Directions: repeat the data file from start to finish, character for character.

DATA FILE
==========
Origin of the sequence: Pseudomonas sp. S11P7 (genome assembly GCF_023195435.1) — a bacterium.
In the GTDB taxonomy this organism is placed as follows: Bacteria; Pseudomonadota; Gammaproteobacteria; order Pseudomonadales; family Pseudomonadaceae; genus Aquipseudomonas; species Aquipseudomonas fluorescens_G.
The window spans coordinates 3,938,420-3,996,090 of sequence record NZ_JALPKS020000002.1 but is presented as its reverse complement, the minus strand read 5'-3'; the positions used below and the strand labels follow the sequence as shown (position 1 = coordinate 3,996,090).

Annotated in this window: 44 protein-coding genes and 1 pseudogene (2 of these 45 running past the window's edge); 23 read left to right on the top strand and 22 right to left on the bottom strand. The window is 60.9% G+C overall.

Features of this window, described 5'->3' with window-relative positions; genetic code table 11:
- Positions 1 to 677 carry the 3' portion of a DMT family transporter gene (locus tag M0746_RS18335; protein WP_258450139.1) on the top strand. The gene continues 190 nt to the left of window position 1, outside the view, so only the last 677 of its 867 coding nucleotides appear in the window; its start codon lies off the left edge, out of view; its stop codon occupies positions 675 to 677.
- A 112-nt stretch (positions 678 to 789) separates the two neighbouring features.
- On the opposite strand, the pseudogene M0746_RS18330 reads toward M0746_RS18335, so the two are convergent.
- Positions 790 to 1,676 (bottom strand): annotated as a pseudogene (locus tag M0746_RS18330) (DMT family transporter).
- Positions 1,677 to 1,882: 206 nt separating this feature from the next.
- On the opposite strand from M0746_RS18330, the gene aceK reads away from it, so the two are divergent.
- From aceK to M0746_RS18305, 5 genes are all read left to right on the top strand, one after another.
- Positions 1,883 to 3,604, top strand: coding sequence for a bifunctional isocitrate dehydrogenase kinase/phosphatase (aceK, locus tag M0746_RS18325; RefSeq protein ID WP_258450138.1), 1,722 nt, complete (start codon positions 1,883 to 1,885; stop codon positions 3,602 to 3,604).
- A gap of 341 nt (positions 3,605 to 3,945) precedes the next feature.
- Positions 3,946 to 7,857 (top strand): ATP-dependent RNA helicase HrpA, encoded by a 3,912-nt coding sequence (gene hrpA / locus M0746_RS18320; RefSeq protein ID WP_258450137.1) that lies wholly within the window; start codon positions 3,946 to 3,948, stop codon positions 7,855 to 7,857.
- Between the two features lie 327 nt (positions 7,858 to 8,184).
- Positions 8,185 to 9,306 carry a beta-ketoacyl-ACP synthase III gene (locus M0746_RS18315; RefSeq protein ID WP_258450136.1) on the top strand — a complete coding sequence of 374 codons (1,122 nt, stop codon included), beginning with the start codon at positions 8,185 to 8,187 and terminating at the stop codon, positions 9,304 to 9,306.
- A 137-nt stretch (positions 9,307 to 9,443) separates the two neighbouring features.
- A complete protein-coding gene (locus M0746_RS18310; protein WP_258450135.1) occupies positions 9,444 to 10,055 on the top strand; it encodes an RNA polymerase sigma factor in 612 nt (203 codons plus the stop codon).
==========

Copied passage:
Origin of the sequence: Pseudomonas sp. S11P7 (genome assembly GCF_023195435.1) — a bacterium.
In the GTDB taxonomy this organism is placed as follows: Bacteria; Pseudomonadota; Gammaproteobacteria; order Pseudomonadales; family Pseudomonadaceae; genus Aquipseudomonas; species Aquipseudomonas fluorescens_G.
The window spans coordinates 3,938,420-3,996,090 of sequence record NZ_JALPKS020000002.1 but is presented as its reverse complement, the minus strand read 5'-3'; the positions used below and the strand labels follow the sequence as shown (position 1 = coordinate 3,996,090).

Annotated in this window: 44 protein-coding genes and 1 pseudogene (2 of these 45 running past the window's edge); 23 read left to right on the top strand and 22 right to left on the bottom strand. The window is 60.9% G+C overall.

Features of this window, described 5'->3' with window-relative positions; genetic code table 11:
- Positions 1 to 677 carry the 3' portion of a DMT family transporter gene (locus tag M0746_RS18335; protein WP_258450139.1) on the top strand. The gene continues 190 nt to the left of window position 1, outside the view, so only the last 677 of its 867 coding nucleotides appear in the window; its start codon lies off the left edge, out of view; its stop codon occupies positions 675 to 677.
- A 112-nt stretch (positions 678 to 789) separates the two neighbouring features.
- On the opposite strand, the pseudogene M0746_RS18330 reads toward M0746_RS18335, so the two are convergent.
- Positions 790 to 1,676 (bottom strand): annotated as a pseudogene (locus tag M0746_RS18330) (DMT family transporter).
- Positions 1,677 to 1,882: 206 nt separating this feature from the next.
- On the opposite strand from M0746_RS18330, the gene aceK reads away from it, so the two are divergent.
- From aceK to M0746_RS18305, 5 genes are all read left to right on the top strand, one after another.
- Positions 1,883 to 3,604, top strand: coding sequence for a bifunctional isocitrate dehydrogenase kinase/phosphatase (aceK, locus tag M0746_RS18325; RefSeq protein ID WP_258450138.1), 1,722 nt, complete (start codon positions 1,883 to 1,885; stop codon positions 3,602 to 3,604).
- A gap of 341 nt (positions 3,605 to 3,945) precedes the next feature.
- Positions 3,946 to 7,857 (top strand): ATP-dependent RNA helicase HrpA, encoded by a 3,912-nt coding sequence (gene hrpA / locus M0746_RS18320; RefSeq protein ID WP_258450137.1) that lies wholly within the window; start codon positions 3,946 to 3,948, stop codon positions 7,855 to 7,857.
- Between the two features lie 327 nt (positions 7,858 to 8,184).
- Positions 8,185 to 9,306 carry a beta-ketoacyl-ACP synthase III gene (locus M0746_RS18315; RefSeq protein ID WP_258450136.1) on the top strand — a complete coding sequence of 374 codons (1,122 nt, stop codon included), beginning with the start codon at positions 8,185 to 8,187 and terminating at the stop codon, positions 9,304 to 9,306.
- A 137-nt stretch (positions 9,307 to 9,443) separates the two neighbouring features.
- A complete protein-coding gene (locus M0746_RS18310; protein WP_258450135.1) occupies positions 9,444 to 10,055 on the top strand; it encodes an RNA polymerase sigma factor in 612 nt (203 codons plus the stop codon).